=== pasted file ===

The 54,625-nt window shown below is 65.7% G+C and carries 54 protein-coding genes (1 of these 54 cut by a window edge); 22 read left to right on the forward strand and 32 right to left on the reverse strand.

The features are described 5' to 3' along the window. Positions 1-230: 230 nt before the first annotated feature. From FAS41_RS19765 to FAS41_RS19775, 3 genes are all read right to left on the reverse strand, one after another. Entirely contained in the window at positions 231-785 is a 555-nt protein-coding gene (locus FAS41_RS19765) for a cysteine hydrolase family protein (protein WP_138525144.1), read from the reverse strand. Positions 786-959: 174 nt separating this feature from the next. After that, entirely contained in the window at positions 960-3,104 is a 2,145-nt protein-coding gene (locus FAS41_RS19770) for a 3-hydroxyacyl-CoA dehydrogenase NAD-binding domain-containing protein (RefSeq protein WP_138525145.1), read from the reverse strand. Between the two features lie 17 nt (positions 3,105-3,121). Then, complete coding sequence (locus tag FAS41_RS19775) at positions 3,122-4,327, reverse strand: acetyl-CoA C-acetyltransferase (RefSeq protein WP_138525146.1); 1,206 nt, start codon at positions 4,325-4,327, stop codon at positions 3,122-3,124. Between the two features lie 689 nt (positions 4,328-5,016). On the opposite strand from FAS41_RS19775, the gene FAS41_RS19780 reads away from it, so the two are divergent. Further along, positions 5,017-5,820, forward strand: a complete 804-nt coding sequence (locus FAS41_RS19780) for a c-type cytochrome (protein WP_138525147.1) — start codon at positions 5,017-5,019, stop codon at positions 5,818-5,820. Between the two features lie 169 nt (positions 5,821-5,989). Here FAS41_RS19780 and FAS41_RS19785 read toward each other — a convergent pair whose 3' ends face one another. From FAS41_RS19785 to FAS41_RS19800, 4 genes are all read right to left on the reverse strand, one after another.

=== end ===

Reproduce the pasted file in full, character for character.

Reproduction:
The 54,625-nt window shown below is 65.7% G+C and carries 54 protein-coding genes (1 of these 54 cut by a window edge); 22 read left to right on the forward strand and 32 right to left on the reverse strand.

The features are described 5' to 3' along the window. Positions 1-230: 230 nt before the first annotated feature. From FAS41_RS19765 to FAS41_RS19775, 3 genes are all read right to left on the reverse strand, one after another. Entirely contained in the window at positions 231-785 is a 555-nt protein-coding gene (locus FAS41_RS19765) for a cysteine hydrolase family protein (protein WP_138525144.1), read from the reverse strand. Positions 786-959: 174 nt separating this feature from the next. After that, entirely contained in the window at positions 960-3,104 is a 2,145-nt protein-coding gene (locus FAS41_RS19770) for a 3-hydroxyacyl-CoA dehydrogenase NAD-binding domain-containing protein (RefSeq protein WP_138525145.1), read from the reverse strand. Between the two features lie 17 nt (positions 3,105-3,121). Then, complete coding sequence (locus tag FAS41_RS19775) at positions 3,122-4,327, reverse strand: acetyl-CoA C-acetyltransferase (RefSeq protein WP_138525146.1); 1,206 nt, start codon at positions 4,325-4,327, stop codon at positions 3,122-3,124. Between the two features lie 689 nt (positions 4,328-5,016). On the opposite strand from FAS41_RS19775, the gene FAS41_RS19780 reads away from it, so the two are divergent. Further along, positions 5,017-5,820, forward strand: a complete 804-nt coding sequence (locus FAS41_RS19780) for a c-type cytochrome (protein WP_138525147.1) — start codon at positions 5,017-5,019, stop codon at positions 5,818-5,820. Between the two features lie 169 nt (positions 5,821-5,989). Here FAS41_RS19780 and FAS41_RS19785 read toward each other — a convergent pair whose 3' ends face one another. From FAS41_RS19785 to FAS41_RS19800, 4 genes are all read right to left on the reverse strand, one after another.